With businesses starting to reopen, the Utah Department of Health released a set of comprehensive guidelines for Utah business-owners to protect their business and, at the same time, prevent the spread of COVID-19. The manual contained recommendations not only from the UDOH but also from the CDC, OHSA, and US Department of Labor.
Protecting Your Business from the Virus
As a business owner, you should take some precautions to ensure the safety of your business establishment. The thing is, your patrons and employees are more likely to practice good hygiene if you make it easier for them. You can apply for a small business loan if you need to modernize your facilities to encourage people to take their cleanliness seriously.
1. Encourage Good Hygiene
One of the best ways to protect yourself from the COVID-19 virus is to practice good hygiene at all times. Encourage your employees and patrons to wash their hands with soap and water for at least 20 seconds as often as possible. Make sure that everyone has what they need to clean their hands. Here are the things that you can do to promote and maintain proper hygiene practice in your business establishment.
For the Customers:
- Place signs at the entrance to remind people to wash their hands.
- Put a hand sanitizer dispenser at the entrance so that people coming in can disinfect their hands.
- Make sure that there are soap and water in the lavatory. Use a soap dispenser for lesser contact.
- Make sure that there are sufficient handwashing sinks in your establishment. If you are planning to add more handwashing stations, consider using contactless faucets.
- Ensure that there are tissues and no-contact trash cans.
For the Employees:
- Have handwashing stations at your employees’ locker rooms and working areas.
- Provide employees with disinfecting sprays and wipes so that they can regularly wipe high-touch surfaces.
- Employees should greet your customers without any contact, i.e., handshakes.
2. Establish Safe Physical Distances
Close contact with those infected by the virus puts you at risk of being infected, too. Set up the workspaces of your employees so that close contact can be avoided. Arrange your establishment in a way that your customers can also maintain their physical distances with each other.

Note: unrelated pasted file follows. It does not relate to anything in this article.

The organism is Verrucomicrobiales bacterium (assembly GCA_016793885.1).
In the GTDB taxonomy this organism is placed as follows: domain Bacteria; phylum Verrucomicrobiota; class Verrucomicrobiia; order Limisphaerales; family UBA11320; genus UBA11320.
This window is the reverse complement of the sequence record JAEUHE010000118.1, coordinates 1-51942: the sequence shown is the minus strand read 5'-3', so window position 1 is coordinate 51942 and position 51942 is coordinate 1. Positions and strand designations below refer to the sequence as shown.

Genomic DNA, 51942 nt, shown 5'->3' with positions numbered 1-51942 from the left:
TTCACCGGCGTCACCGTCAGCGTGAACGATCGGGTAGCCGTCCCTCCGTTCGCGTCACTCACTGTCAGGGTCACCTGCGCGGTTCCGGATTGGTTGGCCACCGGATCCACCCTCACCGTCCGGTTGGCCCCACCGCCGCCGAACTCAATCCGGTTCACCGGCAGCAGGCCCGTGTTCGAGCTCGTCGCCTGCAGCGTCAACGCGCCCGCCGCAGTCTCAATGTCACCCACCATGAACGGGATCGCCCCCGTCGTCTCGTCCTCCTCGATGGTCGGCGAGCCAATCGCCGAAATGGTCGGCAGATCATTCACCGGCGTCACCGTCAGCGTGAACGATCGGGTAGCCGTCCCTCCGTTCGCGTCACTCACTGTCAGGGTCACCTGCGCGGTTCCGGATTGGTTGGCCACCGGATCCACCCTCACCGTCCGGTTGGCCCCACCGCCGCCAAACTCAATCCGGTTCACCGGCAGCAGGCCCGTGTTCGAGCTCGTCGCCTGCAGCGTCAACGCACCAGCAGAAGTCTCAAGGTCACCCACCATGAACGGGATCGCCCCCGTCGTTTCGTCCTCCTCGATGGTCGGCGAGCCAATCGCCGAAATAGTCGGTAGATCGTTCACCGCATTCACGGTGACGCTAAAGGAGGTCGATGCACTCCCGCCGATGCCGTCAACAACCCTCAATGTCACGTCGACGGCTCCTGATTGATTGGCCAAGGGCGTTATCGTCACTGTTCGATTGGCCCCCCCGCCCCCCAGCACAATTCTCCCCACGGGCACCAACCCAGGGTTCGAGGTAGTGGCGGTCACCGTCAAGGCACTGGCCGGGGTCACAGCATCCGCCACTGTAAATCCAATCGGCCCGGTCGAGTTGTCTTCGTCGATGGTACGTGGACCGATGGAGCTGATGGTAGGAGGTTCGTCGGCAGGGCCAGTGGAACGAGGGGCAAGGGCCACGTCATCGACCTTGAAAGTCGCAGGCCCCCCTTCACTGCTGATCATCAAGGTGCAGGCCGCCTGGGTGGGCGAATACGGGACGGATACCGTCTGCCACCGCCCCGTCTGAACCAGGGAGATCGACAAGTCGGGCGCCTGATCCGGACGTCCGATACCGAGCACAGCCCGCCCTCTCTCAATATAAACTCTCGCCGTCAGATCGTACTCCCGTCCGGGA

For the Customers:
- Set a limit to the number of people who can be inside at the same time. That will depend on the space that you have.
- If you own a restaurant, use single tables so that there will only be one customer per table.
- If you own a grocery or a mini-mart, make sure that there is sufficient aisle space to promote physical distancing.
- If you own a restaurant, encourage your customers to have their orders delivered to their homes or offices.
- If you own a grocery or a mini-mart, establish a shop-by-phone service, where customers just call you for their items, and they can pick it up, or you can have them delivered.
For the Employees:
- Rearrange workspaces to maintain at least two meters of distance between employees.
- Reduce the number of employees who work at the same time. Let employees who can work remotely stay at home. Let those who need to be on-site work in shifts.
- Modify your usual business practices to reduce close contact between customers and employees.
- Install physical barriers between employees and between employees and customers.
3. Use Proper Personal Protective Equipment
The COVID-19 virus can be spread through respiratory droplets released when someone sneezes, coughs, or even talks. A face mask can prevent an asymptomatic person from releasing droplets into the air, and can also protect you from inhaling these droplets.
Provide the necessary PPE’s to your employees to keep them and your patrons safe. Have face masks ready for distribution at the entrance for customers without a face mask.
4. Disinfect Your Establishment
Use EPA-registered disinfectants to disinfect high-touch surfaces in your establishment. Make sure to clean hard surfaces first with soap and water to clean off dirt and germs. Follow by spraying on disinfectants to kill bacteria and viruses. More cleaning and disinfection may be required on surfaces that are often touched and used, such as doorknobs, shopping carts, and restrooms.
Call a professional cleaning service for deep and thorough disinfection at least once a week.
5. Sick Employees Should Stay at Home.
If an employee develops a fever and other coronavirus-like symptoms, let them take sick leave. Do not let sick employees or even sick customers for that matter come into your business establishment. Have a temperature check at the entrance to ensure that everyone who enters your place is healthy and has no fever.
An employee who exhibits coronavirus-like symptoms should be tested immediately. Those who’ve had contact with the sick employee for more than 15 minutes should be identified and considered exposed and at risk. Should the ill employee’s result be positive, they should be quarantined at home, as well as those who were in close contact with said employee.
You can contribute to the state’s efforts to fight the virus and prevent it from further spreading. By keeping your employees and patrons safe, you are also ensuring the continuity of your business.